Do the C-suite need to understand their employees’ well-being needs better? Are they not really aware how much their employees are struggling with their well-being? Going by the Deloitte survey report, both C-suite and employees are finding it challenging to make well-being their priority, and only work is to blame.
The survey that covered 2,100 employees and C-level executives across the US, the UK, Canada, and Australia, shows that almost 70 per cent of the C-suite are contemplating switching to a job where their well-being will be better supported!
While 65 per cent of employees self-reported their physical well-being as good or excellent, C-suite’s assessment is that 89 per cent of their employees are experiencing good or excellent well-being. While only 59 per cent of employees self-reported good or excellent mental well-being, C-suite feels 84 per cent employees are in good or excellent mental health. In terms of social well-being, 51 per cent employees self-reported good well-being, according to C-suite’s assessment, there is 84 per cent social well-being amongst staff. While only 40 per cent employees self-reported financial well-being, C-suite assessment reveals 81 per cent financial well-being.
Clearly, C-suite is underestimating how much their employees are struggling to achieve physical, mental, social and financial well-being.
What is more alarming is that both C-suite and employees seem to be experiencing fatigue and poor mental health. About 43 per cent of the employees and 36 per cent of C-suite admit to feeling exhausted always or often. A significant 42 per cent of the employees and 41 per cent of the C-suite are stressed all the time or quite often. About 35 per cent employees and 40 per cent of C-suite are overwhelmed, while 24 per cent of employees and 30 per cent of C-suite admit to feeling lonely or always or frequently. In fact, 23 per cent of employees and 26 per cent C-suite even admit to feeling depressed often or always.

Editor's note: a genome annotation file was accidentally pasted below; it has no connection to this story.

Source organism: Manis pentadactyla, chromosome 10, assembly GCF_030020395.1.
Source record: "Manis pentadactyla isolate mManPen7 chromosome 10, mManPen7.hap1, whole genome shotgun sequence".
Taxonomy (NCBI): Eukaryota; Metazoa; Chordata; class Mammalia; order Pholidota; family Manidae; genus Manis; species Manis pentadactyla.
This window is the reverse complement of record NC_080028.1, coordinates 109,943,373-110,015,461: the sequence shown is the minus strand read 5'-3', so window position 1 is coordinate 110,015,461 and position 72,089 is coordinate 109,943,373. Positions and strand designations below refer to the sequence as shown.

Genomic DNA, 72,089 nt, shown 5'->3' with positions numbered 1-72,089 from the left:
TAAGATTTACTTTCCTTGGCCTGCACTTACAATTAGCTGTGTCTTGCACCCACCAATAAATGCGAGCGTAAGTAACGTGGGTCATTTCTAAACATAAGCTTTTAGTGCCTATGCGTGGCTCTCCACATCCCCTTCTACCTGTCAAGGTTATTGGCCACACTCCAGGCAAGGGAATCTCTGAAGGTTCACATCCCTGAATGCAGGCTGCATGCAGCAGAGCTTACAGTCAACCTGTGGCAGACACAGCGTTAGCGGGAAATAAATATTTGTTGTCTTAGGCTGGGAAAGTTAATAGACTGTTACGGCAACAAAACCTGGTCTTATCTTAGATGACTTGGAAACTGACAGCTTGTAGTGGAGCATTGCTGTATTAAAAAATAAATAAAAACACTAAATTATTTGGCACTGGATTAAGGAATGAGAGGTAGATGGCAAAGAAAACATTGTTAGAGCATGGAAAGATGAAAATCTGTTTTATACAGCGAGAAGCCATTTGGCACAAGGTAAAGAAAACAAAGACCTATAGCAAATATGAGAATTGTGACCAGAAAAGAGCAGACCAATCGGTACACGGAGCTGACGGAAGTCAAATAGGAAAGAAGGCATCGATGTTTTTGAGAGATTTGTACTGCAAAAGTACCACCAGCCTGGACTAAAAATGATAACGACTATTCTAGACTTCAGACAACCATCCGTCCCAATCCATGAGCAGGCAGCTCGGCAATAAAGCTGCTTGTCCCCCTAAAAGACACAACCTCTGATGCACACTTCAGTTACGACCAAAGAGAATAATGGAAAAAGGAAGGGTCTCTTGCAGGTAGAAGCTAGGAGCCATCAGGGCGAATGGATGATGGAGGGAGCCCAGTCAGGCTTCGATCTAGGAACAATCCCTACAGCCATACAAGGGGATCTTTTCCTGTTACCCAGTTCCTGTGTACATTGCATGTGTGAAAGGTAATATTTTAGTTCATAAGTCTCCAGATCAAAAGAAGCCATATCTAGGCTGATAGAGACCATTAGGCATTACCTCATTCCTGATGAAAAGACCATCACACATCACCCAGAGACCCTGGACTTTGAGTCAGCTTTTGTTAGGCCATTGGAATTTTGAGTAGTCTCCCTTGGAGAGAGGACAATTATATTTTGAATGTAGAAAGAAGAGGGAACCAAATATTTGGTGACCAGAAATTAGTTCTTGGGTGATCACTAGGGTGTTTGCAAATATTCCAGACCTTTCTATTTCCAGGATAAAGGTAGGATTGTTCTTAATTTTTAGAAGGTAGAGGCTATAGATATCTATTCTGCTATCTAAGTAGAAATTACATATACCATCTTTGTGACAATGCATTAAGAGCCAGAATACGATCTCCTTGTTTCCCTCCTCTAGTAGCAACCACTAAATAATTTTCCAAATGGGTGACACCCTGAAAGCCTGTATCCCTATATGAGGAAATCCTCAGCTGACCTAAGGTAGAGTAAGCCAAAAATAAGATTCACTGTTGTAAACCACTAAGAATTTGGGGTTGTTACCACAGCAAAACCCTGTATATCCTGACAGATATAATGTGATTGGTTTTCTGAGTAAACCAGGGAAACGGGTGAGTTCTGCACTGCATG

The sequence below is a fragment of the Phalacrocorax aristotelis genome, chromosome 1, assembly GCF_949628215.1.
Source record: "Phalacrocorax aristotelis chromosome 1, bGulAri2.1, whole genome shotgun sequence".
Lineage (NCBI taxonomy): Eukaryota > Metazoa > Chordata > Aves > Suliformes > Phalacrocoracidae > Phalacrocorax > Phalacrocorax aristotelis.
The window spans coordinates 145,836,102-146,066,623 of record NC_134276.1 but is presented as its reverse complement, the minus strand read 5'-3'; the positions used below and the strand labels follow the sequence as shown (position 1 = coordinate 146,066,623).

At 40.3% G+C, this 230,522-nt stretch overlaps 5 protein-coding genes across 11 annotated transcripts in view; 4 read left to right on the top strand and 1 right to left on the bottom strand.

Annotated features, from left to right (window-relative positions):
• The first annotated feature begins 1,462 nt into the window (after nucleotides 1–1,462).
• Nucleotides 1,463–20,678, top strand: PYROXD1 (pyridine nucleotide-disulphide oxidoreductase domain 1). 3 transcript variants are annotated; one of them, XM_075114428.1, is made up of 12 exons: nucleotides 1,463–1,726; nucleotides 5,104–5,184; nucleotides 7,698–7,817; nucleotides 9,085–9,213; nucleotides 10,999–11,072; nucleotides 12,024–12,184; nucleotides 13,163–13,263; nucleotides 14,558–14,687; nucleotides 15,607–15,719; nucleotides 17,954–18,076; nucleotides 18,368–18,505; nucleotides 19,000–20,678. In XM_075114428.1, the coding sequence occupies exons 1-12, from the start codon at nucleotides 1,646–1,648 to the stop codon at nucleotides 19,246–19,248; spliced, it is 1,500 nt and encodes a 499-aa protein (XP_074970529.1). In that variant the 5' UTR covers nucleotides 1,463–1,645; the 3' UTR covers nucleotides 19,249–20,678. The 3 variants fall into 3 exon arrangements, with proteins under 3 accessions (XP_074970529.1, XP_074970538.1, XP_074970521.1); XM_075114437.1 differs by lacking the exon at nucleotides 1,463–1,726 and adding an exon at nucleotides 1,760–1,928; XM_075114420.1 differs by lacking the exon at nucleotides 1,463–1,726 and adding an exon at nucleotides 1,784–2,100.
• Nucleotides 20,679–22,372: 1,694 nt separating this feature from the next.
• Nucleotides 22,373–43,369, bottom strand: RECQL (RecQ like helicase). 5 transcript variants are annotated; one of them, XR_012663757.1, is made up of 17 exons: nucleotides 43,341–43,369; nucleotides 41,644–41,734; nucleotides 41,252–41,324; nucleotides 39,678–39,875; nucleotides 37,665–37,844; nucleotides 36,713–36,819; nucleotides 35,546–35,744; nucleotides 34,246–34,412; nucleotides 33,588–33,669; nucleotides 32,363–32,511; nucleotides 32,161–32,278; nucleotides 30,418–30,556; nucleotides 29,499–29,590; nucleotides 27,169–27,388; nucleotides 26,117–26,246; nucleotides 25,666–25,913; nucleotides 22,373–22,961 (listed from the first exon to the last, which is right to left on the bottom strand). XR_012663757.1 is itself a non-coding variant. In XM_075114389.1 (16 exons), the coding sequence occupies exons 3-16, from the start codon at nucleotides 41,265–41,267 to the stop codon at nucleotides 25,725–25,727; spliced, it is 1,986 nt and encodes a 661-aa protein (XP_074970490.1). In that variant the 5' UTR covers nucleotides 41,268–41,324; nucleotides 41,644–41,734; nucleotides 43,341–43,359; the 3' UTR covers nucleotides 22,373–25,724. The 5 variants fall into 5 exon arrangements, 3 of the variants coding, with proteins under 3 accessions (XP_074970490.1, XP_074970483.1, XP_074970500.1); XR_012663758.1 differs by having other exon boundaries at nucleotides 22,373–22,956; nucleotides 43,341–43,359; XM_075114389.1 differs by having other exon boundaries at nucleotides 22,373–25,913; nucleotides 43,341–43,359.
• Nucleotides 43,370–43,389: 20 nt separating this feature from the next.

When both the C-suite and employees are facing well-being issues, it is quite concerning to see that over eight out of 10 global executives are of the belief that their employees are doing well in terms of physical, mental, social and financial well-being.
Quite a significant number of employees feel their executives were hardly supportive during the pandemic, while C-suite has a different take altogether. While only 47 per cent of the employees surveyed thought their executives understood how tough the pandemic period was on them, a whopping 90 per cent of the C-suite claimed to recognise how difficult and challenging the pandemic was for their employees. Only 53 per cent of employees appreciated the decision-making abilities of their organisation’s executives during the pandemic or felt their decisions were in the best interest of the staff. On the other hand, 88 per cent of the C-suite believed their decisions were commendable.
What is worrying is that only 56 per cent of the employees felt that their executives really cared about them or their well-being, but a whopping 91 per cent C-suite were under the impression that their employees believed that they did care about their well-being.